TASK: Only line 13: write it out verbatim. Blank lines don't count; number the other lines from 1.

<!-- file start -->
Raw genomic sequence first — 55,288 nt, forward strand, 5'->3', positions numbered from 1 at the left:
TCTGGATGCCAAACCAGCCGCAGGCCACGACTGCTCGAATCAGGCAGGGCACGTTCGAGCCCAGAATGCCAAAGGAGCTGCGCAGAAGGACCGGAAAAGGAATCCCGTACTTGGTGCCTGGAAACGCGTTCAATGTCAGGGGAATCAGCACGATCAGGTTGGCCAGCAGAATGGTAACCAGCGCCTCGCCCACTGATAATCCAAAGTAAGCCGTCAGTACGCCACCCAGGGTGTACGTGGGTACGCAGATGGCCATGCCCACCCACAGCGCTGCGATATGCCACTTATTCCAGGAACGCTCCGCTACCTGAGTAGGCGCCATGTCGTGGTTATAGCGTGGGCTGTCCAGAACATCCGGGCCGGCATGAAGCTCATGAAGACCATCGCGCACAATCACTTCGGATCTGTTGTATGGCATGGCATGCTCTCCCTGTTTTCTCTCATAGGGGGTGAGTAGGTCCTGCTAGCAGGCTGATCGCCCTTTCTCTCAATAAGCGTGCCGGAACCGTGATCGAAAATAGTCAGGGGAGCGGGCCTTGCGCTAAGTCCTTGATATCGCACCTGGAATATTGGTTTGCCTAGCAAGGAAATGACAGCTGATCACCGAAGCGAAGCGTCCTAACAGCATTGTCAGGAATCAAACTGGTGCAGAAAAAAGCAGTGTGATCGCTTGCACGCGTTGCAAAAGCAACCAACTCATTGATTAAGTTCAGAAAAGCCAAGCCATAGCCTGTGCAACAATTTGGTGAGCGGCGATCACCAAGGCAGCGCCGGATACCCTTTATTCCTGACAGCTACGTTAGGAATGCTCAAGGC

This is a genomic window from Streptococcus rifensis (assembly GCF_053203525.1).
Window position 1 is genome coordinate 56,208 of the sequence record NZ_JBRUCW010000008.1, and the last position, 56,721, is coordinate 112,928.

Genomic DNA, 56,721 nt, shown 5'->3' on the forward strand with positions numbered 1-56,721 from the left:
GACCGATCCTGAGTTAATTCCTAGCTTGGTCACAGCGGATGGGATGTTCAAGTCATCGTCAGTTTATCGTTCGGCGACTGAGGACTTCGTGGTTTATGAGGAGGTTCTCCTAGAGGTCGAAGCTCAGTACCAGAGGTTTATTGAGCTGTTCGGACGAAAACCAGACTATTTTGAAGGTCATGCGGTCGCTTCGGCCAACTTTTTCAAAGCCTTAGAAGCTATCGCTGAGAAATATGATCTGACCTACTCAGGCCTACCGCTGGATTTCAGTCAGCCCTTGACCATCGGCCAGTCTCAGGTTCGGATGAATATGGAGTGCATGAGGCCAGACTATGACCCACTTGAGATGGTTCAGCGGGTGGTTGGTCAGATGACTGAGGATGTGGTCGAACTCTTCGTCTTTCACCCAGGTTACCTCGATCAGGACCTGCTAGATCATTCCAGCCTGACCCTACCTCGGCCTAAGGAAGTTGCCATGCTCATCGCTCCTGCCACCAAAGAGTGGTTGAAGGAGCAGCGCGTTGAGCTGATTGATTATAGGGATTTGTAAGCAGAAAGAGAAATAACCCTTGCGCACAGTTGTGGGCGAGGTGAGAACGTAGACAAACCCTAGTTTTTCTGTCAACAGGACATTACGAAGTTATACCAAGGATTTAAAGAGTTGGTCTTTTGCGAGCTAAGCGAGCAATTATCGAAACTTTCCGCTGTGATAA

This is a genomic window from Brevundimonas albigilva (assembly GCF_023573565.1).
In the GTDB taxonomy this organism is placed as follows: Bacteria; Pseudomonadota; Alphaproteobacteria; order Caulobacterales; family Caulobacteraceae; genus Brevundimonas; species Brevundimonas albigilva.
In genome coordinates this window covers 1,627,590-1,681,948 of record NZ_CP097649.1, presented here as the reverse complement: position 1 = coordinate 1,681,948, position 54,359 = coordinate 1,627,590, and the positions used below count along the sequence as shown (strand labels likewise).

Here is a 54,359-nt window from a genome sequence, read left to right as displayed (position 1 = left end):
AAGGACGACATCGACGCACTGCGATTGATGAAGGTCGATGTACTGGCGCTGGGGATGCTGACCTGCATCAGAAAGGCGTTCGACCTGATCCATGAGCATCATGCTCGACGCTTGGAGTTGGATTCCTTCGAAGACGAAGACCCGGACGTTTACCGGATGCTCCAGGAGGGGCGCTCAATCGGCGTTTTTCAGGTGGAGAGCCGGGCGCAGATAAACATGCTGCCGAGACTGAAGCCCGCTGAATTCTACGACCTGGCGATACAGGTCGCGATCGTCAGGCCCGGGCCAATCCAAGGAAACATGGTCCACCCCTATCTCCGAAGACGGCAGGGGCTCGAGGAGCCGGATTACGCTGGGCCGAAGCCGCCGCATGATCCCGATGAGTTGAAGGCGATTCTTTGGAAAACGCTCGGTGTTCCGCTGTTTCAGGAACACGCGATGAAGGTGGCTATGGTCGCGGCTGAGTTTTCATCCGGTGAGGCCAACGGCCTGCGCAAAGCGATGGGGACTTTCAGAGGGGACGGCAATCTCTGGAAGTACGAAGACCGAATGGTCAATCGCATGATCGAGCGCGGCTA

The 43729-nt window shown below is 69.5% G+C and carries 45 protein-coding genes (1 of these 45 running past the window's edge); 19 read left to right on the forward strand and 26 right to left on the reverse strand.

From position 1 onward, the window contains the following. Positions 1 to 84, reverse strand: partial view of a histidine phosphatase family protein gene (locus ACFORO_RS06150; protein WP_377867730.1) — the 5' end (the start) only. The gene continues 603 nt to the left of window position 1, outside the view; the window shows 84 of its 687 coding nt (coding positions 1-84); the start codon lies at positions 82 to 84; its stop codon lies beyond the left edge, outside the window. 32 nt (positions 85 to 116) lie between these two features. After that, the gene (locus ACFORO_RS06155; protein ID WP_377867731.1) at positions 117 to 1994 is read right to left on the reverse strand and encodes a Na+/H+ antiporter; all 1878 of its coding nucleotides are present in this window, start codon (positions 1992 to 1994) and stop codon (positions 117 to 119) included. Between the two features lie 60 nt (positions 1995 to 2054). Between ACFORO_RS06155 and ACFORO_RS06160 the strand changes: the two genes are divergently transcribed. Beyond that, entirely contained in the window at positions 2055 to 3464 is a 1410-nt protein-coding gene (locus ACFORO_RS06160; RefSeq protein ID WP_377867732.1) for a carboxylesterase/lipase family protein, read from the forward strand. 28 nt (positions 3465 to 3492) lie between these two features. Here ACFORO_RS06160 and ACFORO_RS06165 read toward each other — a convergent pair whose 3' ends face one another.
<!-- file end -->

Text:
From position 1 onward, the window contains the following. Positions 1 to 84, reverse strand: partial view of a histidine phosphatase family protein gene (locus ACFORO_RS06150; protein WP_377867730.1) — the 5' end (the start) only. The gene continues 603 nt to the left of window position 1, outside the view; the window shows 84 of its 687 coding nt (coding positions 1-84); the start codon lies at positions 82 to 84; its stop codon lies beyond the left edge, outside the window. 32 nt (positions 85 to 116) lie between these two features. After that, the gene (locus ACFORO_RS06155; protein ID WP_377867731.1) at positions 117 to 1994 is read right to left on the reverse strand and encodes a Na+/H+ antiporter; all 1878 of its coding nucleotides are present in this window, start codon (positions 1992 to 1994) and stop codon (positions 117 to 119) included. Between the two features lie 60 nt (positions 1995 to 2054). Between ACFORO_RS06155 and ACFORO_RS06160 the strand changes: the two genes are divergently transcribed. Beyond that, entirely contained in the window at positions 2055 to 3464 is a 1410-nt protein-coding gene (locus ACFORO_RS06160; RefSeq protein ID WP_377867732.1) for a carboxylesterase/lipase family protein, read from the forward strand. 28 nt (positions 3465 to 3492) lie between these two features. Here ACFORO_RS06160 and ACFORO_RS06165 read toward each other — a convergent pair whose 3' ends face one another.